Minster Abbey, St Mildred's Priory Founded By Domneva

The Priory Is Open To The Public By Arrangement, It's Well Worth A Visit

If you've been to St Mildred's Priory we welcome your feedback. Our contact details are at the bottom of the page. If you're looking for suggestions of places to visit in and around Kent check out our Discover Kent pages.

Minster in Thanet is the location of an ancient abbey, and one of the countries first nunneries, founded by Domneva in about AD 670.

Domneva was the religious name of Princess Ermenburga and she founded the nunnery on land given to her by her uncle King Egbert, it is said, in remorse for the killing of her brothers Ethelbert and Ethelred, by one of his men, the thane, Thunor.

The Abbey was later raided and sacked by the Danes and fell into disrepair. In the 11th century its lands became part of the estate of St. Augustine’s Abbey in Canterbury.

William the Conqueror in part refurbished the priory and church but more substantial rebuilding was carried out by Archbishop de Corbeuil, who rebuilt the church and priory.

With the Reformation the buildings became a farmhouse and remained as such until 1937 when they were purchased by an order of Roman Catholic Nuns who returned them to monastic use and added a new chapel.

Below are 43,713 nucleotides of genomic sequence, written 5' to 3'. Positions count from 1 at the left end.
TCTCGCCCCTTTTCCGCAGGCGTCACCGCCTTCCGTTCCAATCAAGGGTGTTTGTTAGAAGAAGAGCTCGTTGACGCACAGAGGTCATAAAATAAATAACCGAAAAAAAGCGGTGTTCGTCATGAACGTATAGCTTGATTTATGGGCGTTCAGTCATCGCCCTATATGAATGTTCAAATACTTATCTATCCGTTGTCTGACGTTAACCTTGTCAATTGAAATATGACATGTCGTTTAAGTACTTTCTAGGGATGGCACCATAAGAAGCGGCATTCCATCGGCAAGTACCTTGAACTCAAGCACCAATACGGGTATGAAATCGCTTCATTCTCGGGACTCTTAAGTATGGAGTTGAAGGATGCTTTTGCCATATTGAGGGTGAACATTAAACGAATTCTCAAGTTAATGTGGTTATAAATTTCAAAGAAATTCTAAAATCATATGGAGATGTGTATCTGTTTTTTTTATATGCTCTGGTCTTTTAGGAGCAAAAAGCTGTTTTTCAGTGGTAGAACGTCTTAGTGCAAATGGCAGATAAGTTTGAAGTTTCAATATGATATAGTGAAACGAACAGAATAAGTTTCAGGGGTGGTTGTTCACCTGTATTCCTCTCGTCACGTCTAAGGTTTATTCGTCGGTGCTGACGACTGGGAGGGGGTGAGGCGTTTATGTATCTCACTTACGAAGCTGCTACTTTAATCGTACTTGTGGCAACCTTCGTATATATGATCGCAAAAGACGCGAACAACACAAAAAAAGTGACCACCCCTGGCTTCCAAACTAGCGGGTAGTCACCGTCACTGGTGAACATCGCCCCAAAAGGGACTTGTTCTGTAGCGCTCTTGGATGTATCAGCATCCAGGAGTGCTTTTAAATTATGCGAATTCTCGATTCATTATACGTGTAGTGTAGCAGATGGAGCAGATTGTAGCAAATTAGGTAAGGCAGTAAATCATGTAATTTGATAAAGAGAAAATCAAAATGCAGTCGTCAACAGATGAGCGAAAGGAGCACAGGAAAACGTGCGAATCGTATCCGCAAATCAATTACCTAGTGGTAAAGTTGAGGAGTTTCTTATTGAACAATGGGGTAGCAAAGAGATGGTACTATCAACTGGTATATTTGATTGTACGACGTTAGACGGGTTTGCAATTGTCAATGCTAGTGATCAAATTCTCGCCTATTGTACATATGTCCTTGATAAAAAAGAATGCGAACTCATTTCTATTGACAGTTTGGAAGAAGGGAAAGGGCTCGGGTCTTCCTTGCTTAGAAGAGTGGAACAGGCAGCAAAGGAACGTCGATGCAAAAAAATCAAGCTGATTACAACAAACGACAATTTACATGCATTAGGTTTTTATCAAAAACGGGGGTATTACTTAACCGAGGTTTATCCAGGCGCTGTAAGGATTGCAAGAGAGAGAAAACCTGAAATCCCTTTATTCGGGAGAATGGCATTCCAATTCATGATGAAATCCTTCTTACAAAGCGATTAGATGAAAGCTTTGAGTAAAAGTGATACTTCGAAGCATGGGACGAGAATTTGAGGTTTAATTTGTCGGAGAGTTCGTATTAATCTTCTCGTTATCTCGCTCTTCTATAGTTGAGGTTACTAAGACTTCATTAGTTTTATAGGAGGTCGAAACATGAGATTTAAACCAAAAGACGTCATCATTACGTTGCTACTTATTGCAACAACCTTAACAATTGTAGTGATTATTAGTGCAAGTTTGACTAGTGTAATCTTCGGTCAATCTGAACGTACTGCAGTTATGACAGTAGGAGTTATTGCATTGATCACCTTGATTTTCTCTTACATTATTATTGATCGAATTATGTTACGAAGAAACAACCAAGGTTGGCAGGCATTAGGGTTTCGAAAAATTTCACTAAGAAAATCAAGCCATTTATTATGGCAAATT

Tour Hours:

  • Monday to Friday from 2:45 p.m. until 4 p.m.,
    (1st May to 30th September only)
  • Saturday mornings from 11 a.m. until 12:00 noon (Throughout the year)
  • Tours can also be arranged by appointment, by ringing Sr. Benedict at 01843 821254

Location And Contact

  • The Benedictine Nuns of St Mildred's Priory, Minster Abbey, Minster-in-Thanet, Nr Ramsgate, Kent
  • The site is open for one guided tour a day and you should phone 01843 821 254 for further details
  • www.minsterabbeynuns.org

Feedback & Disclaimer

Our content is checked regularly but if you find any error or omission let us know.We welcome feedback, If you'd like to recommend an attraction drop us a line with 'Discover Kent' in the email title. Please see our disclaimer.

User Comments

From a local school group published on the Abbey Website:

“Thank you for the tour of the abbey today! The children were so excited to discover that the abbey was in existence even before the Vikings came to this land. They were fascinated by the slit-windows and Norman windows and the old lighthouse tower.”